Unlike trade companies, data management is not just an opportunity for banks to improve customer service, enhance products or create new offerings. Financial services are highly regulated and subject to rigorous obligations in terms of compliance, risk management, reporting, etc. And this requires the continuous collection and analysis of all relevant data.

In addition, as part of Open Banking, financial institutions must make some of their data available to third parties. One example is the European Union’s Payment Services Directive (PSD2). It obliges banks to provide open data interfaces through which third-party providers of financial services can access consumers’ account data with their express consent.

Therefore, it is not surprising that, as a global study by Capgemini and Qorus has shown, bank executives are experiencing serious data management challenges, with data quality and usage at the forefront.

There may be many reasons for this situation:

  • First, huge volumes of data, including unstructured data that is very difficult to manage.
  • Second, the fragmentation of data sources between numerous cloud and on-premises repositories, with many legacy systems operating in complete silos.
  • Third, the lack of a clear structure of Data Governance and ownership, which translates into a lack of knowledge or understanding of where particular data resides, who is responsible for it, what its context is, what quality it presents, etc.

Data reliability emerges as the biggest challenge, cited by 80% of respondents. Another significant issue related to data quality is data incompleteness, indicated by 64% of executives.(6)

Figure 3: Banks face a range of data challenges

Banks face a range of data challenges

Source: World Retail Banking Report 2022, Capgemini, Qorus

It is worth mentioning that the second biggest data-related challenge in banks is the inability to generate insights (73% of those surveyed). The main reason for this may be low data analytics capabilities at the financial institution resulting, again, from insufficient human and technology resources.

Certainly, the aforementioned data quality also plays an important role in this regard. After all, even with advanced analytical tools and the best data scientists, the reliability and usability of any outcomes based on poor data is low.

A holistic approach to Data Governance, Data Ownership, and Master Data Management could effectively address these concerns. Yet, a large proportion of financial institutions continue to demonstrate a silo-based approach, targeting specific data sets required for specific purposes only.

In addition, it often turns out that designing the appropriate data architecture and choosing the right technology tools are not at all the most serious challenges. This is because cultural and organizational barriers can prove to be the biggest obstacle that needs to be addressed.
However, the resistance of employees who are used to conventional processes and workflows cannot be resolved without sufficient support from management. It must be clear to everyone that accurate forecasts for specific events can only be made on the basis of correct and complete data, and that data can therefore be used efficiently. This is essential, especially in times of scarce resources.

4. Agility

In order to respond quickly to constant change, be able to embrace new technologies and flexibly adjust to evolving market conditions, companies in the financial sector should adopt an Agile approach, especially with regard to IT project management and application development.

Yet, agility among banks still leaves much to be desired.

As the CGI survey revealed, only an average of 22% of retail bank executives believe their business model has a high level of agility to address the challenges of digitization.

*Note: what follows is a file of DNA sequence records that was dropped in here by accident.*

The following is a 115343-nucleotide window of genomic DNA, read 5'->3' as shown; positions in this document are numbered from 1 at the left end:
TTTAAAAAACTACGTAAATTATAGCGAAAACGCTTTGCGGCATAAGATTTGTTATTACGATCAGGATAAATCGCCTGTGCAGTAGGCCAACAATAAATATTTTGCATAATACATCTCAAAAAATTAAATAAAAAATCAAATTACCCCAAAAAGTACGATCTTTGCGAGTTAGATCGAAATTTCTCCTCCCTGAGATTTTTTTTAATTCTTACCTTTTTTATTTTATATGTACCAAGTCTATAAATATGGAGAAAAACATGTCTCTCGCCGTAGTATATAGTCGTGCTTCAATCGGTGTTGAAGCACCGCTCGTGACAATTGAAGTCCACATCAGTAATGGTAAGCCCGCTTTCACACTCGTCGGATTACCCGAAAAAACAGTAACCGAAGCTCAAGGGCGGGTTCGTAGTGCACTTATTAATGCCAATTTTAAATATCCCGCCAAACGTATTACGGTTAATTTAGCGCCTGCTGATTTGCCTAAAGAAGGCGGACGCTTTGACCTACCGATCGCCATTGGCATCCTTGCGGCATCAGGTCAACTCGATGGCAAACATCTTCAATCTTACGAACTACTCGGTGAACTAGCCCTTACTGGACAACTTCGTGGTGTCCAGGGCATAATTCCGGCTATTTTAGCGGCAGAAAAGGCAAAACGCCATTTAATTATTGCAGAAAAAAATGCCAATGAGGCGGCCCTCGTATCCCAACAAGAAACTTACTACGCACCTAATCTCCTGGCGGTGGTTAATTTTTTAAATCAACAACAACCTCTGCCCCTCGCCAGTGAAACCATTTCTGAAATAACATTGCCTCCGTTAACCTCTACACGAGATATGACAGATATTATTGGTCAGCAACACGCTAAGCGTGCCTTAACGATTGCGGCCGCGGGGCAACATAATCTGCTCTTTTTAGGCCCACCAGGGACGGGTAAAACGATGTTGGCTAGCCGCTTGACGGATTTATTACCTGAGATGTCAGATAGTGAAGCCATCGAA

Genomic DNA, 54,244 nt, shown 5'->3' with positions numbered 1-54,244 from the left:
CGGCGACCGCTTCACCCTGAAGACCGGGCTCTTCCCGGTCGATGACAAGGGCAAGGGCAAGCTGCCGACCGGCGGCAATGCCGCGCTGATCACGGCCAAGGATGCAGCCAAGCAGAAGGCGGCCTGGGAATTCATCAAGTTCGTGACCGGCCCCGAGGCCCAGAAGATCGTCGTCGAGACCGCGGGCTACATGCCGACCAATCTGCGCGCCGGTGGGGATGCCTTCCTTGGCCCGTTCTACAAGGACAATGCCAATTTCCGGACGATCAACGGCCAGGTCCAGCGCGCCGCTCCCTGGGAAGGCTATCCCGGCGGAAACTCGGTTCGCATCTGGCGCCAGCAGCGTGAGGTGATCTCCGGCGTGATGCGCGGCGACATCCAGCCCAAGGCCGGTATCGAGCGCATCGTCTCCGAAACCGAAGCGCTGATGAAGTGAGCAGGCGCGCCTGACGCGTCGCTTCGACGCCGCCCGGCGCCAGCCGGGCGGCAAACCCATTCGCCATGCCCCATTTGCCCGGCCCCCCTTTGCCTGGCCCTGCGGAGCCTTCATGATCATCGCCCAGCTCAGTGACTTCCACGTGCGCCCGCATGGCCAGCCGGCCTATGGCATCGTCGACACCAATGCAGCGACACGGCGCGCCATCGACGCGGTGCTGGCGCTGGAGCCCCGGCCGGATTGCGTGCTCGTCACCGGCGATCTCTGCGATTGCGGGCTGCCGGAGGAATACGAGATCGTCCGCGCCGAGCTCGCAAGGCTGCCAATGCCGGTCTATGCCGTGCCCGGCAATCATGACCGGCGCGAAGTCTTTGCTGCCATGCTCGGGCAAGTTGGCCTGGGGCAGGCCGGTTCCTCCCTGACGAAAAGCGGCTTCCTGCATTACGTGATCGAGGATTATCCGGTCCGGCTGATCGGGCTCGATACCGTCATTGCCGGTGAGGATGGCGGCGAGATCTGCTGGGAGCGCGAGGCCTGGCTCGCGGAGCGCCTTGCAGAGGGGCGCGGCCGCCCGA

The situation is worst among organizations that are still building or releasing their digital strategies (digital aspirants). Only 6% of them perceive themselves as highly Agile, compared to almost a third (30%) of digital leaders.(7)

Executives in corporate and transaction banking rate the agility of their institutions slightly better. In this case, 30% of respondents see their organizations as highly Agile in dealing with the impact of digitization on their business models, including the integration of new technologies (40% among digital leaders, 22% among digital aspirants).(8)

What is clear is that no company can become Agile overnight. It is a long-term process that requires changing many elements, from the entire culture and philosophy of the organization to processes and structures.

But no matter how much time and effort it costs you to adopt an Agile approach, it will definitely pay off.

When comparing various application-development methodologies, McKinsey found that agile practices help control costs as well as delivery time. Banks that apply agile methodologies to less than a quarter of their projects deliver 70% of projects on budget and 55% on time. In contrast, banks that use agile in more than half of their projects deliver 96% of projects on budget and 79% on time.

What is the status of agility in your company? We have developed a questionnaire on this, which you can take part in now.

The Agile Paradoxon - watch the movie on YouTube

5. Human resources and skills

Digital transformation needs not only the right software and hardware solutions. It also requires skilled professionals who are familiar with new technologies and have relevant IT expertise.

Unfortunately, CIOs are finding it increasingly difficult not only to retain their existing IT talent, but also to attract new professionals, especially those with industry knowledge and experience.

A global survey by Gartner found that IT workers are more likely to leave their jobs than employees in other functions. Only 29% express high intent to stay with their current employer. This is a 10.2% lower intent to stay than declared by non-IT employees — the lowest out of all corporate functions.(9)

An additional problem is that skilled workers, especially in IT positions, want to be in control of their work hours and location, expecting employers to be highly flexible in this regard. However, not every executive is open to such demands.

Another major challenge is the exodus of skilled personnel from the financial sector itself.

A study by McKinsey & Company found that as many as 65% of those who left jobs in the finance and insurance sector between April 2020 and April 2022 did not return to the same industry. Only travel, transportation and logistics (76%) as well as technology, media and telecommunications (72%) scored worse in this regard.(10)